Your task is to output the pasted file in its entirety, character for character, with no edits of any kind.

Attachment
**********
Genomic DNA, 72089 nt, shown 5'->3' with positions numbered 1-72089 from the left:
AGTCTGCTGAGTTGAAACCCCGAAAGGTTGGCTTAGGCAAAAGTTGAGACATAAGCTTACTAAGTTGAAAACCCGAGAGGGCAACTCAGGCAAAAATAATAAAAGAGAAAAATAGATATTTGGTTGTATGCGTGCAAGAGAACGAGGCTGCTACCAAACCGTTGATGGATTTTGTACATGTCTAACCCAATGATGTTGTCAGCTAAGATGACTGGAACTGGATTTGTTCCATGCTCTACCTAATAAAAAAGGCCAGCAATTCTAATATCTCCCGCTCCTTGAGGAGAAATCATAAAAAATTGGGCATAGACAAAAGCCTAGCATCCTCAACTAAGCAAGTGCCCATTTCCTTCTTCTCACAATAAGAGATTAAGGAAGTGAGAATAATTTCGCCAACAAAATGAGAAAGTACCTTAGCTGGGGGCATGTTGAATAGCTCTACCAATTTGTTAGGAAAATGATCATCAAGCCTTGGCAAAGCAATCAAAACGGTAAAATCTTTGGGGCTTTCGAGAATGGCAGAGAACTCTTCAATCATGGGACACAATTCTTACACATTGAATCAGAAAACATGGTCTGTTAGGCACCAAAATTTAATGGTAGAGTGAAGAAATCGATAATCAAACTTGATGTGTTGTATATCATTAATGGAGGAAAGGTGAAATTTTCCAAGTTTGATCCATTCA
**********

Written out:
Genomic DNA, 72089 nt, shown 5'->3' with positions numbered 1-72089 from the left:
AGTCTGCTGAGTTGAAACCCCGAAAGGTTGGCTTAGGCAAAAGTTGAGACATAAGCTTACTAAGTTGAAAACCCGAGAGGGCAACTCAGGCAAAAATAATAAAAGAGAAAAATAGATATTTGGTTGTATGCGTGCAAGAGAACGAGGCTGCTACCAAACCGTTGATGGATTTTGTACATGTCTAACCCAATGATGTTGTCAGCTAAGATGACTGGAACTGGATTTGTTCCATGCTCTACCTAATAAAAAAGGCCAGCAATTCTAATATCTCCCGCTCCTTGAGGAGAAATCATAAAAAATTGGGCATAGACAAAAGCCTAGCATCCTCAACTAAGCAAGTGCCCATTTCCTTCTTCTCACAATAAGAGATTAAGGAAGTGAGAATAATTTCGCCAACAAAATGAGAAAGTACCTTAGCTGGGGGCATGTTGAATAGCTCTACCAATTTGTTAGGAAAATGATCATCAAGCCTTGGCAAAGCAATCAAAACGGTAAAATCTTTGGGGCTTTCGAGAATGGCAGAGAACTCTTCAATCATGGGACACAATTCTTACACATTGAATCAGAAAACATGGTCTGTTAGGCACCAAAATTTAATGGTAGAGTGAAGAAATCGATAATCAAACTTGATGTGTTGTATATCATTAATGGAGGAAAGGTGAAATTTTCCAAGTTTGATCCATTCA